Advice for Landlords

Advice for Landlords

Posted on Thursday, January 14, 2016

With the unpredictable market making it difficult to sell a house at the moment, you might be considering renting out your second property in order to bring in some income. You may also simply want to get into the rental business and make an extra living as a landlord. Whatever your reasons, all landlords need to follow the same few steps to ensure they do everything by the book. Here are five of the best pieces of advice to get you started.

1. Calculate the Viability
The first thing you need to do is your calculations, and this means working out if renting your property out is not just economically viable, but also something you will be able to manage time-wise. If you are working full-time, perhaps have a family and an active social life, then dealing with tenants can get in the way of all of them.

If you have the time to commit to it, then make a financial plan to ensure you can afford it. Calculate into your plan any changes you need to make to the property beforehand, and also prepare for the inevitable void periods where nobody is living there. You should speak to as many local estate agents as possible to get a good estimate of how much rental income you can expect when you find a tenant.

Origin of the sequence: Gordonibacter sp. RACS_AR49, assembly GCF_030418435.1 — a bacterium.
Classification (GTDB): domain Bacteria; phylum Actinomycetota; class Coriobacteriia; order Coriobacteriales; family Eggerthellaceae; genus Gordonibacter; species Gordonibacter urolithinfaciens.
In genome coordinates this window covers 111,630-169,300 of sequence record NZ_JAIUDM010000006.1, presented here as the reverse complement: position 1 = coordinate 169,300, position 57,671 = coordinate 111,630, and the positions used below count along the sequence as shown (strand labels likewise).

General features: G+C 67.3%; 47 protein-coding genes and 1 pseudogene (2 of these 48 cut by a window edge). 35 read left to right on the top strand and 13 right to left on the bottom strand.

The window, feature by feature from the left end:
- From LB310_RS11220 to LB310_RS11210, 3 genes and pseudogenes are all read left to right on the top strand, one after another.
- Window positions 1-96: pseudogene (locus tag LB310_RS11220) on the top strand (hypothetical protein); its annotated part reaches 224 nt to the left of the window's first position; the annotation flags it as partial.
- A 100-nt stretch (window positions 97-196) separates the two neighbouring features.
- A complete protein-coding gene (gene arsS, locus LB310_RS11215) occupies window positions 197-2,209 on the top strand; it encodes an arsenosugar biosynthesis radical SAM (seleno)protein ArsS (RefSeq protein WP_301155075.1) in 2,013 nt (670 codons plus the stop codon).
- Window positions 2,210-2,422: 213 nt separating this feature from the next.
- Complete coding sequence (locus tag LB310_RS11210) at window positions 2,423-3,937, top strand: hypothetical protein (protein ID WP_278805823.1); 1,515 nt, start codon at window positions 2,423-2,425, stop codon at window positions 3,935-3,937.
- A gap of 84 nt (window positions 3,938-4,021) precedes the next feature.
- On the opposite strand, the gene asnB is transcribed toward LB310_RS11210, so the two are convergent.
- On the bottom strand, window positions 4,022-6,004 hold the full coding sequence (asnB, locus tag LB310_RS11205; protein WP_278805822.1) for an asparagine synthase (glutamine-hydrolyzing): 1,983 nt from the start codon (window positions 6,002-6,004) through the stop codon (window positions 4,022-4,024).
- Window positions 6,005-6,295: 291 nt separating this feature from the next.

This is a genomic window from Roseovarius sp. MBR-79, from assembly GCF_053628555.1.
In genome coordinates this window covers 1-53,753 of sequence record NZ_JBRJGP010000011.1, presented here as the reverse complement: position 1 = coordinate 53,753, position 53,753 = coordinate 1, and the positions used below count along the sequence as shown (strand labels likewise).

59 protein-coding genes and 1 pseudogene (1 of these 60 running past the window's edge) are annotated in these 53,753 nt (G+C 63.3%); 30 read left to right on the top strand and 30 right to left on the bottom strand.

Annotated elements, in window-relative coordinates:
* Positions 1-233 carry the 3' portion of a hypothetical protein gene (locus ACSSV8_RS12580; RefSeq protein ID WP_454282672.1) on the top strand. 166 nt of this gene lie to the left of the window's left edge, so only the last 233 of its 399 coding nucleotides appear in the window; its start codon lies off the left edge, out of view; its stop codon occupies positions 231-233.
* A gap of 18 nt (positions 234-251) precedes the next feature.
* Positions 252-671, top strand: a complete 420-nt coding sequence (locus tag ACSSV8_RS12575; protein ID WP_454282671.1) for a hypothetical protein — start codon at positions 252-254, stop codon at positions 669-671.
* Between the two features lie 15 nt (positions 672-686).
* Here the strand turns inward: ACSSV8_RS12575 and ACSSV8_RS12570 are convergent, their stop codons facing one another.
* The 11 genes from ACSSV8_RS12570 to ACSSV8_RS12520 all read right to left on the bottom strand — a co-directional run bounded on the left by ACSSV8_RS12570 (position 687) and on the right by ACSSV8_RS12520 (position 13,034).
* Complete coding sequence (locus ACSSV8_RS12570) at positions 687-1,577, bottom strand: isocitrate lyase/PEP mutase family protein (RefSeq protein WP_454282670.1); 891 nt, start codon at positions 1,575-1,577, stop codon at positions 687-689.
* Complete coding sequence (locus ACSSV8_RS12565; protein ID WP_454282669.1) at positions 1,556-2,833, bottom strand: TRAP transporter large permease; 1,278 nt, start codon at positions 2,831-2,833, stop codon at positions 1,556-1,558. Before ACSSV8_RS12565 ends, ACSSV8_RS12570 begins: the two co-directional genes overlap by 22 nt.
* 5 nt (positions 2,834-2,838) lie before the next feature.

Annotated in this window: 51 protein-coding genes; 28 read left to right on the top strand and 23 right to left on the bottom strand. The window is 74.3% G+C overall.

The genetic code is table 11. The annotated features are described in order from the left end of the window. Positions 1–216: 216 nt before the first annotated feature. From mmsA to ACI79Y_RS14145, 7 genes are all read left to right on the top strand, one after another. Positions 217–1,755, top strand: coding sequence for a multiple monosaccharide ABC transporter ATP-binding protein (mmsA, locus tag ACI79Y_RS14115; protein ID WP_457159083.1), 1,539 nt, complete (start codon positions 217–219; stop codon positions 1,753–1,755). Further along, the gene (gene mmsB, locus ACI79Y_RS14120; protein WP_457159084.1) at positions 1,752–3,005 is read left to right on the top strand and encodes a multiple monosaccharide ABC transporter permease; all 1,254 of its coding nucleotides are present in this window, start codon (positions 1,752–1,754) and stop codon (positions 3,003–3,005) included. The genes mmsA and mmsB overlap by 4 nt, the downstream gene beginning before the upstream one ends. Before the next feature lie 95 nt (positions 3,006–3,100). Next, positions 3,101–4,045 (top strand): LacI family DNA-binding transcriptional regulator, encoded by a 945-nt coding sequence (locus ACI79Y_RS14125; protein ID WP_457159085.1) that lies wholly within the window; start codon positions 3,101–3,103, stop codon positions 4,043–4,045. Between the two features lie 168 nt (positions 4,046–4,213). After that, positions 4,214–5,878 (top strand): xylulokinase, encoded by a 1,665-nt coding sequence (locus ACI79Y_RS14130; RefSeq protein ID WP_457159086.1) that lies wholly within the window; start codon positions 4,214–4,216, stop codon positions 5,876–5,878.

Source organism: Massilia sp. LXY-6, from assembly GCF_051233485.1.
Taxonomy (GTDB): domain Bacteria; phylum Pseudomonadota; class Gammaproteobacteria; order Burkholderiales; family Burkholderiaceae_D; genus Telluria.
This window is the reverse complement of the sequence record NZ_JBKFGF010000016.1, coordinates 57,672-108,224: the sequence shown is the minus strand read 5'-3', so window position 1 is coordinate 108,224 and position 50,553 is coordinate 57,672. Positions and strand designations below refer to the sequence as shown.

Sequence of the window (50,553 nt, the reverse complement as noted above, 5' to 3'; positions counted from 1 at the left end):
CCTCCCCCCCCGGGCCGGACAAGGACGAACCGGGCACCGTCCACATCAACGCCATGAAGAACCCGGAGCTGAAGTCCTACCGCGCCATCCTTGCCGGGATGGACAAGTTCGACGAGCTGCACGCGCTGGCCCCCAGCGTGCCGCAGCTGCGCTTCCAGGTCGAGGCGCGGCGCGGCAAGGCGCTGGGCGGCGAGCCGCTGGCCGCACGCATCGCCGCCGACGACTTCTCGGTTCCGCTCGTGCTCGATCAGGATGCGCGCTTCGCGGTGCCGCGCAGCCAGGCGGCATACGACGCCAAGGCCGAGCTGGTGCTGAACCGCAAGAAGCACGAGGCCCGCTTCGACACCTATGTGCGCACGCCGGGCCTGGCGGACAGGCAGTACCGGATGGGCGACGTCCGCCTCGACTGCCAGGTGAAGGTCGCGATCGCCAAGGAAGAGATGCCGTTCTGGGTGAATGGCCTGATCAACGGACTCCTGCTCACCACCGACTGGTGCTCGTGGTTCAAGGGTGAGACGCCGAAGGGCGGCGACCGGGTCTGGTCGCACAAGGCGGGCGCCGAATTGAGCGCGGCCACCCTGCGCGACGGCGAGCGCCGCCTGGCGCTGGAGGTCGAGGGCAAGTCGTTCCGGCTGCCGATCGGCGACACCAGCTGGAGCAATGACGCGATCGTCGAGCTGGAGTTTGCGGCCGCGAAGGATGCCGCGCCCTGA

2. Spend Money!
Obviously there’s no need to go overboard and create a luxury house to rent out, but do ensure it is as tempting a proposition as your budget allows. You’ll also need to have some knowledge of the type of tenant you are likely to have and ensure you meet their requirements. For example, young adults sharing the house together will not care about the exact things that a family with young children will.

You will also need to obtain a gas safety certificate from a CORGI registered engineer, plus get the wiring checked out by a qualified electrician.

3. Offset Specific Expenditure Against Tax
Your rental yield will be counted as income and taxed accordingly, so be prepared for that. Also try and take advantage of any particulars that can be offset against the tax. These items might include any letting agency fees that you have paid, mortgage interest payments and most maintenance costs.

4. Get the Right Insurance
As landlord, you are still solely responsible for acquiring buildings insurance for your property, as well as insurance for the contents, fixtures and fittings you have installed. Your insurance company will also need to be informed that you are renting out the property, and they should have landlord-specific policies which will cover such things as landlord liability and losses of rent.

5. Inform Your Mortgage Lender
Some mortgage companies require you to change your mortgage should you rent out the property, so you will need to inform your lender that this is what you are doing with the property. It may be that no changes are necessary, but it is better to inform them straightaway as your mortgage conditions might legally require you to.

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